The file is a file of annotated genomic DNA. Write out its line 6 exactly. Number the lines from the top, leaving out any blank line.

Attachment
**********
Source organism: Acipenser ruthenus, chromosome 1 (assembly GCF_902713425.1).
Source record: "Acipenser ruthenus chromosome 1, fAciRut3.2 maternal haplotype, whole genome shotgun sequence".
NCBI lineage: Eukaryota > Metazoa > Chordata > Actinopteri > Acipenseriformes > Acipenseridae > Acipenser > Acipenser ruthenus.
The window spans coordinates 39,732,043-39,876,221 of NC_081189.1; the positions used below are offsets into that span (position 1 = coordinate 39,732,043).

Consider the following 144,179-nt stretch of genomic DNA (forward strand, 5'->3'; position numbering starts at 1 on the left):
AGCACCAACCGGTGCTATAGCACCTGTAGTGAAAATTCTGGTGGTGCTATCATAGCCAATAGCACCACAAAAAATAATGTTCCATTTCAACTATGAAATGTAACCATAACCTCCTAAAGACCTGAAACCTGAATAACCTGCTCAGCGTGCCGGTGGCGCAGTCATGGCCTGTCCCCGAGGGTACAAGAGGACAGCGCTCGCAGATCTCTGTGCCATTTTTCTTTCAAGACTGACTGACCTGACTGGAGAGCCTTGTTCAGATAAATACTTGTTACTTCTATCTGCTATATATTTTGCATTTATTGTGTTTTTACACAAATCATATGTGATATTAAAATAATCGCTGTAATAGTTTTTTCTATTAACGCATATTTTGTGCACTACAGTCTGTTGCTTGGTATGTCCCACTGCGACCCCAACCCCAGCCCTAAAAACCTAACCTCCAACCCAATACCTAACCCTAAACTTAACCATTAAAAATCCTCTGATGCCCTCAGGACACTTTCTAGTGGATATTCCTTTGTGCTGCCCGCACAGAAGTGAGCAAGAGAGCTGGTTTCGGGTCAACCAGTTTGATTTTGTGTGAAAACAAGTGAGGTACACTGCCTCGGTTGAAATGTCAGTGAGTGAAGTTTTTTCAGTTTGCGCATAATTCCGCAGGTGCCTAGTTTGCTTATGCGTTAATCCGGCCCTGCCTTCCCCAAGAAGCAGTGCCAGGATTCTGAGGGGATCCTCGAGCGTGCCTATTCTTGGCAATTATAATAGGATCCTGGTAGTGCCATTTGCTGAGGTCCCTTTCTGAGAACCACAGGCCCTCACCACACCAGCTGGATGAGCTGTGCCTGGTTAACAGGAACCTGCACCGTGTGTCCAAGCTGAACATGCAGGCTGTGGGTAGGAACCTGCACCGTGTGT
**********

AGCACCAACCGGTGCTATAGCACCTGTAGTGAAAATTCTGGTGGTGCTATCATAGCCAATAGCACCACAAAAAATAATGTTCCATTTCAACTATGAAATGTAACCATAACCTCCTAAAGACCTGAAACCTGAATAACCTGCTCAGCGTGCCGGTGGCGCAGTCATGGCCTGTCCCCGAGGGTACAAGAGGACAGCGCTCGCAGATCTCTGTGCCATTTTTCTTTCAAGACTGACTGACCTGACTGGAGAGCCTTGTTCAGATAAATACTTGTTACTTCTATCTGCTATATATTTTGCATTTATTGTGTTTTTACACAAATCATATGTGATATTAAAATAATCGCTGTAATAGTTTTTTCTATTAACGCATATTTTGTGCACTACAGTCTGTTGCTTGGTATGTCCCACTGCGACCCCAACCCCAGCCCTAAAAACCTAACCTCCAACCCAATACCTAACCCTAAACTTAACCATTAAAAATCCTCTGATGCCCTCAGGACACTTTCTAGTGGATATTCCTTTGTGCTGCCCGCACAGAAGTGAGCAAGAGAGCTGGTTTCGGGTCAACCAGTTTGATTTTGTGTGAAAACAAGTGAGGTACACTGCCTCGGTTGAAATGTCAGTGAGTGAAGTTTTTTCAGTTTGCGCATAATTCCGCAGGTGCCTAGTTTGCTTATGCGTTAATCCGGCCCTGCCTTCCCCAAGAAGCAGTGCCAGGATTCTGAGGGGATCCTCGAGCGTGCCTATTCTTGGCAATTATAATAGGATCCTGGTAGTGCCATTTGCTGAGGTCCCTTTCTGAGAACCACAGGCCCTCACCACACCAGCTGGATGAGCTGTGCCTGGTTAACAGGAACCTGCACCGTGTGTCCAAGCTGAACATGCAGGCTGTGGGTAGGAACCTGCACCGTGTGT